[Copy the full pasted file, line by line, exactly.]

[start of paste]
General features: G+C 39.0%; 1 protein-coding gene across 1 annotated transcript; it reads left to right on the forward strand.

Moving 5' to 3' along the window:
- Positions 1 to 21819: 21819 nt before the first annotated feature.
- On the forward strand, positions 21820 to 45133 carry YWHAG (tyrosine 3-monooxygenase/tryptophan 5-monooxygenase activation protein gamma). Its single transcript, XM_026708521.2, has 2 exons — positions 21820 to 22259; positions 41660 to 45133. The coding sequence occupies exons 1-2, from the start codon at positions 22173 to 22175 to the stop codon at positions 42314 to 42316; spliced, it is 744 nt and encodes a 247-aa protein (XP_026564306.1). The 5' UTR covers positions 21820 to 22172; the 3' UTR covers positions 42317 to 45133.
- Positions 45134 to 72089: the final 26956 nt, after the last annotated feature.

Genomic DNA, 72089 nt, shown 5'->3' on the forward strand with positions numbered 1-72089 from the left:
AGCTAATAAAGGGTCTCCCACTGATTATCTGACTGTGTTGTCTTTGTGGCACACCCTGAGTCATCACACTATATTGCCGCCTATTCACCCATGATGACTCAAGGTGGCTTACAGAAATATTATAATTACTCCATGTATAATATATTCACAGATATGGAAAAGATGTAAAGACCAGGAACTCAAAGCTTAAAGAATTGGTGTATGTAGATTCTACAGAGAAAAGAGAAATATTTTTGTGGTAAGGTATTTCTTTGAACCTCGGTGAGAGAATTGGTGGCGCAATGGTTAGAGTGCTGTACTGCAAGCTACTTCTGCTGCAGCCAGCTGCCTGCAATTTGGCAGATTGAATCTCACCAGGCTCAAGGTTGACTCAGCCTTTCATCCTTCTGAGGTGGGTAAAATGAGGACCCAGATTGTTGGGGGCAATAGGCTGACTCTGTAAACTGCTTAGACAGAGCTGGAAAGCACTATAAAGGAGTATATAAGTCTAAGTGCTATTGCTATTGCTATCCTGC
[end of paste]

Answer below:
General features: G+C 39.0%; 1 protein-coding gene across 1 annotated transcript; it reads left to right on the forward strand.

Moving 5' to 3' along the window:
- Positions 1 to 21819: 21819 nt before the first annotated feature.
- On the forward strand, positions 21820 to 45133 carry YWHAG (tyrosine 3-monooxygenase/tryptophan 5-monooxygenase activation protein gamma). Its single transcript, XM_026708521.2, has 2 exons — positions 21820 to 22259; positions 41660 to 45133. The coding sequence occupies exons 1-2, from the start codon at positions 22173 to 22175 to the stop codon at positions 42314 to 42316; spliced, it is 744 nt and encodes a 247-aa protein (XP_026564306.1). The 5' UTR covers positions 21820 to 22172; the 3' UTR covers positions 42317 to 45133.
- Positions 45134 to 72089: the final 26956 nt, after the last annotated feature.

Genomic DNA, 72089 nt, shown 5'->3' on the forward strand with positions numbered 1-72089 from the left:
AGCTAATAAAGGGTCTCCCACTGATTATCTGACTGTGTTGTCTTTGTGGCACACCCTGAGTCATCACACTATATTGCCGCCTATTCACCCATGATGACTCAAGGTGGCTTACAGAAATATTATAATTACTCCATGTATAATATATTCACAGATATGGAAAAGATGTAAAGACCAGGAACTCAAAGCTTAAAGAATTGGTGTATGTAGATTCTACAGAGAAAAGAGAAATATTTTTGTGGTAAGGTATTTCTTTGAACCTCGGTGAGAGAATTGGTGGCGCAATGGTTAGAGTGCTGTACTGCAAGCTACTTCTGCTGCAGCCAGCTGCCTGCAATTTGGCAGATTGAATCTCACCAGGCTCAAGGTTGACTCAGCCTTTCATCCTTCTGAGGTGGGTAAAATGAGGACCCAGATTGTTGGGGGCAATAGGCTGACTCTGTAAACTGCTTAGACAGAGCTGGAAAGCACTATAAAGGAGTATATAAGTCTAAGTGCTATTGCTATTGCTATCCTGC